When some people tell you they work 100 hours a week, you usually don’t believe them, but I have every confidence that Rosalynn Robb puts in that many hours running her business. She worked full-time while handling a full course load through college, 40 hours of work plus five classes during the school year and 100 hours during the summer. Now that she’s graduated, her cleaning company, Freedom Cleaning, is on the path to success, dominating the luxury home market in Kentucky’s biggest cities— Louisville and Lexington. Her ten year plan involves launching in four other cities, and possibly heading to law school in her spare time. The energy and excitement coming across the phone line as I chatted with her leads me to believe that this dynamo will accomplish everything she sets out to do, and more.
Rosalynn was originally on track to become a federal prosecutor and had applied to law school with letters of recommendation from Andy Beshear, currently the Attorney General of Kentucky. Beshear pulled her aside after giving her the recommendation and suggested that, due to conditions in the job market, it wasn’t the best time to go to law school. Why not start your own business instead, he asked her. Rosalynn was torn between her heart, which wanted to go to law school so that she could work on behalf of human trafficking victims, and her head, which suggested that it was not the right time to get into debt for school. Her head won out, and she launched Freedom Cleaning in 2014. But her heart still gets satisfaction from donating 10% of her profits to local human trafficking organizations such as Kentucky Rescue & Restore and Scarlet Hope.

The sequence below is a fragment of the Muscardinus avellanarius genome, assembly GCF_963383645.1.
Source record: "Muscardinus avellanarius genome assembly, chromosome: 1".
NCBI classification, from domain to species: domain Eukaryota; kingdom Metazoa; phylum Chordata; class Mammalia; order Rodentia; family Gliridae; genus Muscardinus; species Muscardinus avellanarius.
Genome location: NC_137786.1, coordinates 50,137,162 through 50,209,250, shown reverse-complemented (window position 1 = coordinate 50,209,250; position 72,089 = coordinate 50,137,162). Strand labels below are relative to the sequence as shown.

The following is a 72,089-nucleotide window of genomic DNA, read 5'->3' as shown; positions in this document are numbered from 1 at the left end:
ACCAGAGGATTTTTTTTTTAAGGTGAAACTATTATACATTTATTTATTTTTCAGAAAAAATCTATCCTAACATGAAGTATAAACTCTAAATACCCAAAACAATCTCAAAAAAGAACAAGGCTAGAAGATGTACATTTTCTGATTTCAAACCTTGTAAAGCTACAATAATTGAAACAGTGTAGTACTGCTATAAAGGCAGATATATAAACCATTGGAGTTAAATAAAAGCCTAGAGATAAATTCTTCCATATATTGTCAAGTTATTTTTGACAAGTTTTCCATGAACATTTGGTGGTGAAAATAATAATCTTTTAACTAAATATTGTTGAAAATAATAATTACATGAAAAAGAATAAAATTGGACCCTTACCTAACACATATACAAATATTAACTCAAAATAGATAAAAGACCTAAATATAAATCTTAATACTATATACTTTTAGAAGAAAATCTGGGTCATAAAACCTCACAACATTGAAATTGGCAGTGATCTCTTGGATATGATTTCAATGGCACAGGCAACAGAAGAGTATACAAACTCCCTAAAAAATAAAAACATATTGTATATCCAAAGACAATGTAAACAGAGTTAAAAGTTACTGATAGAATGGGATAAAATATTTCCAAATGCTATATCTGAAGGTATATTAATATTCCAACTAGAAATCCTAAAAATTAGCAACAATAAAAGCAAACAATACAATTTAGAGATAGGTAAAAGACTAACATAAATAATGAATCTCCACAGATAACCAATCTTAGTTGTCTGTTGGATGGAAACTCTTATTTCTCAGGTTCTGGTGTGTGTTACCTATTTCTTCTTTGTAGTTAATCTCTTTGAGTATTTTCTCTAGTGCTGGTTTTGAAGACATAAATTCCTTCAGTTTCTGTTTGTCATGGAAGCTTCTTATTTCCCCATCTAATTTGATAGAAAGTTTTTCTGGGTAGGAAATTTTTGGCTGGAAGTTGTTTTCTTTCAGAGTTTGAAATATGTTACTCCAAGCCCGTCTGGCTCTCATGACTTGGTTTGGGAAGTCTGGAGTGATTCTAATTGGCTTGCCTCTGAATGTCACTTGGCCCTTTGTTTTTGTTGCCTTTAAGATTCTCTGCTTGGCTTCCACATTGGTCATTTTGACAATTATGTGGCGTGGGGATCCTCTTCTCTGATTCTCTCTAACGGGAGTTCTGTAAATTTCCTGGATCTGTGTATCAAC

The company motto says it all: “Freedom for you, freedom for others.” By using all-natural cleaning products and providing a vital service to help keep people’s homes clean, she frees her customers to focus on other things. And her passion project of helping human trafficking survivors is encompassed in the “freedom for others” that profits from her business goes to support.
An abuse survivor from childhood, Rosalynn is keenly interested in building awareness about human trafficking. “It’s always been about more than making money,” said Rosalynn.